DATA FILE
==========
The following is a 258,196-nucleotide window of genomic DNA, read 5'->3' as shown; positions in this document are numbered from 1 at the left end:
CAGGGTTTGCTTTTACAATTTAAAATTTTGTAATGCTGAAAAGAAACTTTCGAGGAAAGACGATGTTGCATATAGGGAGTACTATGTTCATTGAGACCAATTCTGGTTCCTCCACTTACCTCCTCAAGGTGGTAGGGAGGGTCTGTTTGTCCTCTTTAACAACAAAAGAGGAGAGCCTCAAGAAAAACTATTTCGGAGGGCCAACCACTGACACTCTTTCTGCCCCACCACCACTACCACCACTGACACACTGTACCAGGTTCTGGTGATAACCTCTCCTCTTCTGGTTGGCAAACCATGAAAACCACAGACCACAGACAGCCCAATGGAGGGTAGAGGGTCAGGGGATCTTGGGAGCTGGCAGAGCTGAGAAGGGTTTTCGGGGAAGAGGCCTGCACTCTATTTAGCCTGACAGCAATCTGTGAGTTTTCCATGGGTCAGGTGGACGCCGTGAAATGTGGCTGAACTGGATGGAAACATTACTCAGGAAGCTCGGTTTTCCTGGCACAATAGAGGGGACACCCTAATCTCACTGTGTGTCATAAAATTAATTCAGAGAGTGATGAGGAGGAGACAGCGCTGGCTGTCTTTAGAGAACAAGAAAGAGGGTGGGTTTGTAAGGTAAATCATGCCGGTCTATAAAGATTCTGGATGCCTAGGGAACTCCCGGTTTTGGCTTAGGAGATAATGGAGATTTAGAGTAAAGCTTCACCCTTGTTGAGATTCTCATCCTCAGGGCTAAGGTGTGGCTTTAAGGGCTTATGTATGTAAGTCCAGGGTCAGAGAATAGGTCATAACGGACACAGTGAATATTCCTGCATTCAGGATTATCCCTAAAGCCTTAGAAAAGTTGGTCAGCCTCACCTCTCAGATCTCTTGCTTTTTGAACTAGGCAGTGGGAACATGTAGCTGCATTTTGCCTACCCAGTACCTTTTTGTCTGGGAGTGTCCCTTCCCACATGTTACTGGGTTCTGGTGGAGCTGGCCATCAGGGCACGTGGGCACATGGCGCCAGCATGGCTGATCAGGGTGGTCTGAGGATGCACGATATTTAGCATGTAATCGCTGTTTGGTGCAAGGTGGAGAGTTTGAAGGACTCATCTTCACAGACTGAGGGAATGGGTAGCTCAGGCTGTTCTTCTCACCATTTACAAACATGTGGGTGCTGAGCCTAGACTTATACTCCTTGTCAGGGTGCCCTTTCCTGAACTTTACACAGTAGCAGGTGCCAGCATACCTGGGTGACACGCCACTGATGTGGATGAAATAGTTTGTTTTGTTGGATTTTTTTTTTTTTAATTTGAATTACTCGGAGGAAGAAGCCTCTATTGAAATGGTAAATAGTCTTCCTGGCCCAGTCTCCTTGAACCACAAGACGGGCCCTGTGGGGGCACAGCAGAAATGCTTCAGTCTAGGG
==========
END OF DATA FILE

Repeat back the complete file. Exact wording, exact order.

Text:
The following is a 258,196-nucleotide window of genomic DNA, read 5'->3' as shown; positions in this document are numbered from 1 at the left end:
CAGGGTTTGCTTTTACAATTTAAAATTTTGTAATGCTGAAAAGAAACTTTCGAGGAAAGACGATGTTGCATATAGGGAGTACTATGTTCATTGAGACCAATTCTGGTTCCTCCACTTACCTCCTCAAGGTGGTAGGGAGGGTCTGTTTGTCCTCTTTAACAACAAAAGAGGAGAGCCTCAAGAAAAACTATTTCGGAGGGCCAACCACTGACACTCTTTCTGCCCCACCACCACTACCACCACTGACACACTGTACCAGGTTCTGGTGATAACCTCTCCTCTTCTGGTTGGCAAACCATGAAAACCACAGACCACAGACAGCCCAATGGAGGGTAGAGGGTCAGGGGATCTTGGGAGCTGGCAGAGCTGAGAAGGGTTTTCGGGGAAGAGGCCTGCACTCTATTTAGCCTGACAGCAATCTGTGAGTTTTCCATGGGTCAGGTGGACGCCGTGAAATGTGGCTGAACTGGATGGAAACATTACTCAGGAAGCTCGGTTTTCCTGGCACAATAGAGGGGACACCCTAATCTCACTGTGTGTCATAAAATTAATTCAGAGAGTGATGAGGAGGAGACAGCGCTGGCTGTCTTTAGAGAACAAGAAAGAGGGTGGGTTTGTAAGGTAAATCATGCCGGTCTATAAAGATTCTGGATGCCTAGGGAACTCCCGGTTTTGGCTTAGGAGATAATGGAGATTTAGAGTAAAGCTTCACCCTTGTTGAGATTCTCATCCTCAGGGCTAAGGTGTGGCTTTAAGGGCTTATGTATGTAAGTCCAGGGTCAGAGAATAGGTCATAACGGACACAGTGAATATTCCTGCATTCAGGATTATCCCTAAAGCCTTAGAAAAGTTGGTCAGCCTCACCTCTCAGATCTCTTGCTTTTTGAACTAGGCAGTGGGAACATGTAGCTGCATTTTGCCTACCCAGTACCTTTTTGTCTGGGAGTGTCCCTTCCCACATGTTACTGGGTTCTGGTGGAGCTGGCCATCAGGGCACGTGGGCACATGGCGCCAGCATGGCTGATCAGGGTGGTCTGAGGATGCACGATATTTAGCATGTAATCGCTGTTTGGTGCAAGGTGGAGAGTTTGAAGGACTCATCTTCACAGACTGAGGGAATGGGTAGCTCAGGCTGTTCTTCTCACCATTTACAAACATGTGGGTGCTGAGCCTAGACTTATACTCCTTGTCAGGGTGCCCTTTCCTGAACTTTACACAGTAGCAGGTGCCAGCATACCTGGGTGACACGCCACTGATGTGGATGAAATAGTTTGTTTTGTTGGATTTTTTTTTTTTTAATTTGAATTACTCGGAGGAAGAAGCCTCTATTGAAATGGTAAATAGTCTTCCTGGCCCAGTCTCCTTGAACCACAAGACGGGCCCTGTGGGGGCACAGCAGAAATGCTTCAGTCTAGGG